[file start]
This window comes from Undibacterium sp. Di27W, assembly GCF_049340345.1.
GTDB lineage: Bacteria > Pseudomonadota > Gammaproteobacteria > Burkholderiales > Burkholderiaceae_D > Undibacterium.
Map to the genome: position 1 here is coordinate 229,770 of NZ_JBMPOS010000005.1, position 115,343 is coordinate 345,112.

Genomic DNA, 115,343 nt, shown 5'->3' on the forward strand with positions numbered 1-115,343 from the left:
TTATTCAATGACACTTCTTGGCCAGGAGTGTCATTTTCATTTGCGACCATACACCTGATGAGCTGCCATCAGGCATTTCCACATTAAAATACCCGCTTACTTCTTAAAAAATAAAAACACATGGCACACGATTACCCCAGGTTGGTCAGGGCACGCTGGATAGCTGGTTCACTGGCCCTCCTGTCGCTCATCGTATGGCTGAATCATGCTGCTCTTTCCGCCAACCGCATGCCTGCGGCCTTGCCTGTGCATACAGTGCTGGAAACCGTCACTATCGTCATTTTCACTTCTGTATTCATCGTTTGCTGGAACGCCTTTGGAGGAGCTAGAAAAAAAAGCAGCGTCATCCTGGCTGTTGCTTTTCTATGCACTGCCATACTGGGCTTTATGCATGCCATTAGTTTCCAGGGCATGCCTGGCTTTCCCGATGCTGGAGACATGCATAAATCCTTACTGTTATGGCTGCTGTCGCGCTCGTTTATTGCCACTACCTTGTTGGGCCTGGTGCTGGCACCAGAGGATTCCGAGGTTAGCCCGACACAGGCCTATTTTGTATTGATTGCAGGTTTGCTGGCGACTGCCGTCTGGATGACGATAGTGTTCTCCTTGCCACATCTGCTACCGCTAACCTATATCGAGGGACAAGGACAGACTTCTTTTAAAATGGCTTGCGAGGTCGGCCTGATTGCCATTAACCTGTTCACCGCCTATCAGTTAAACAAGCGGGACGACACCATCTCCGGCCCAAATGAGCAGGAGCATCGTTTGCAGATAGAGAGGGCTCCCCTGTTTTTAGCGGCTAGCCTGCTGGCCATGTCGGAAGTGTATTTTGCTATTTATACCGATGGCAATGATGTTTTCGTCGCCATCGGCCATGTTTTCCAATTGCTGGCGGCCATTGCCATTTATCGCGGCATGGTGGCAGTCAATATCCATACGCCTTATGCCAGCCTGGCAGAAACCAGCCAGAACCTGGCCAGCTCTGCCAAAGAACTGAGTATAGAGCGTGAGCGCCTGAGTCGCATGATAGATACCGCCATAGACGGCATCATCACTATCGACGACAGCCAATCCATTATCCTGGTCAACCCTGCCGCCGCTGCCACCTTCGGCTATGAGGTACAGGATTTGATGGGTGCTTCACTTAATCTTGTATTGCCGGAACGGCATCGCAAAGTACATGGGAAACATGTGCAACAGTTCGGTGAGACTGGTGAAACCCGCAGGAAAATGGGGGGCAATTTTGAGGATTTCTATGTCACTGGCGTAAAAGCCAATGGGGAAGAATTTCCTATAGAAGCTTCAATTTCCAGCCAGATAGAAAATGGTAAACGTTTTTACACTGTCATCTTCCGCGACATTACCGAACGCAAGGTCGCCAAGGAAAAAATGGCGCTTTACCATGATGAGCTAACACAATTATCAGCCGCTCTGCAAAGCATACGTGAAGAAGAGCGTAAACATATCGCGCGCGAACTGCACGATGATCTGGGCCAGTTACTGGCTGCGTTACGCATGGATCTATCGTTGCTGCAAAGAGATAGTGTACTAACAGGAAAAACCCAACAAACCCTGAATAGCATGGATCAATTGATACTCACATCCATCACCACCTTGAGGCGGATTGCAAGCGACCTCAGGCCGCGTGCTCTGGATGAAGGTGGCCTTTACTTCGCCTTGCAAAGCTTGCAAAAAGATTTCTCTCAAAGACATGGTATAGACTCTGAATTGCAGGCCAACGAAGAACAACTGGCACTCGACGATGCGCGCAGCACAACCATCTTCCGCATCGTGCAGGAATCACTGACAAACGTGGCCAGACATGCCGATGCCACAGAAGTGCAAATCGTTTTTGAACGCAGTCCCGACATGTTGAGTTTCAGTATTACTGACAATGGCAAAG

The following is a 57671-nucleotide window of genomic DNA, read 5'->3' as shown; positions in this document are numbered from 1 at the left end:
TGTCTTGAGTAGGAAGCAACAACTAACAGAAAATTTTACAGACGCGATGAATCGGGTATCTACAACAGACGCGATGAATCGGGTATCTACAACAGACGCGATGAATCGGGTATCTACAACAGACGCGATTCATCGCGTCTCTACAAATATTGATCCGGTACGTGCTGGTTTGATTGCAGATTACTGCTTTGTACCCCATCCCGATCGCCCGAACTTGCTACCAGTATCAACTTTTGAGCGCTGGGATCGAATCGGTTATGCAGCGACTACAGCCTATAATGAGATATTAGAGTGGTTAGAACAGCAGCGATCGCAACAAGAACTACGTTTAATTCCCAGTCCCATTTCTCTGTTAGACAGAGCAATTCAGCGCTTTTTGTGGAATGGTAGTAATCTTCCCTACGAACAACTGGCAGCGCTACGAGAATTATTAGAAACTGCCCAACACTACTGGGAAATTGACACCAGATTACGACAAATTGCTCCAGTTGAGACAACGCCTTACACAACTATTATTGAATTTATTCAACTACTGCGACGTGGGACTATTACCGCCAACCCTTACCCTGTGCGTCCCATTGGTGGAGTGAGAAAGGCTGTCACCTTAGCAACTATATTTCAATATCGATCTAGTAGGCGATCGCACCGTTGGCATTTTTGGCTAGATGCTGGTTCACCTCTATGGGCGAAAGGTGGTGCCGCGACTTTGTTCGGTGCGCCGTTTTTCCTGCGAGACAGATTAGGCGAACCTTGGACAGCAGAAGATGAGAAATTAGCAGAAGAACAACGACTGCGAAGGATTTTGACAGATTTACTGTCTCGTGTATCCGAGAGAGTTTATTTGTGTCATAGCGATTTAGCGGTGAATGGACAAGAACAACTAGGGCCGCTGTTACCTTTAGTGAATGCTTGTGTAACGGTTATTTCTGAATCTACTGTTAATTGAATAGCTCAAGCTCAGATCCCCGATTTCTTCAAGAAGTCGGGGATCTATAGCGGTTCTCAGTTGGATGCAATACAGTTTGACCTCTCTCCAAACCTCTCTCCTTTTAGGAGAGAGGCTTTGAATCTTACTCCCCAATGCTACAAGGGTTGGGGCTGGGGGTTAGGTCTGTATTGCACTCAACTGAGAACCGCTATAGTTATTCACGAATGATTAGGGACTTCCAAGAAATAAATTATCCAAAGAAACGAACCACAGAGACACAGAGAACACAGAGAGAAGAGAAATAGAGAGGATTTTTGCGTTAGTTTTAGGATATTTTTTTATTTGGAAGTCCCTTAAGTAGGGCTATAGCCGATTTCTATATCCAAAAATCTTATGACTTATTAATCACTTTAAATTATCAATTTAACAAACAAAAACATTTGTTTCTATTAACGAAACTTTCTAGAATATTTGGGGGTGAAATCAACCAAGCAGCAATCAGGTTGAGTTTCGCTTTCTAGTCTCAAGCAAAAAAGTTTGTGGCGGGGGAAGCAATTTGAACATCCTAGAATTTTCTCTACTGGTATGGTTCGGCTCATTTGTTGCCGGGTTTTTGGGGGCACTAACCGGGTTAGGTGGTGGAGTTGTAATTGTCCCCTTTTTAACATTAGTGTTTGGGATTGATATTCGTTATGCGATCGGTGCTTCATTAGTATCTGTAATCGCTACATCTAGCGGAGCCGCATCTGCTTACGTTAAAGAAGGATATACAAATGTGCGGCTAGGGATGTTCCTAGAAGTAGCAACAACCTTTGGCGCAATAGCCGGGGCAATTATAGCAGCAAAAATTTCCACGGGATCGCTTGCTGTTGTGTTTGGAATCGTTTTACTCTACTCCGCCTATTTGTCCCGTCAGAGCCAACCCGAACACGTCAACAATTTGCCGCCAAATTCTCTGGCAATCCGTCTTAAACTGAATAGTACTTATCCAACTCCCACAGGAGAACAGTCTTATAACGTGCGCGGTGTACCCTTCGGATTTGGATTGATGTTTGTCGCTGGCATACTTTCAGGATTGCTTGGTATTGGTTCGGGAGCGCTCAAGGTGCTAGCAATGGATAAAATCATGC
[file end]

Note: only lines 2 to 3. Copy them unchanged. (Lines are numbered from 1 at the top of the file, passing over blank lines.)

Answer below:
GTDB lineage: Bacteria > Pseudomonadota > Gammaproteobacteria > Burkholderiales > Burkholderiaceae_D > Undibacterium.
Map to the genome: position 1 here is coordinate 229,770 of NZ_JBMPOS010000005.1, position 115,343 is coordinate 345,112.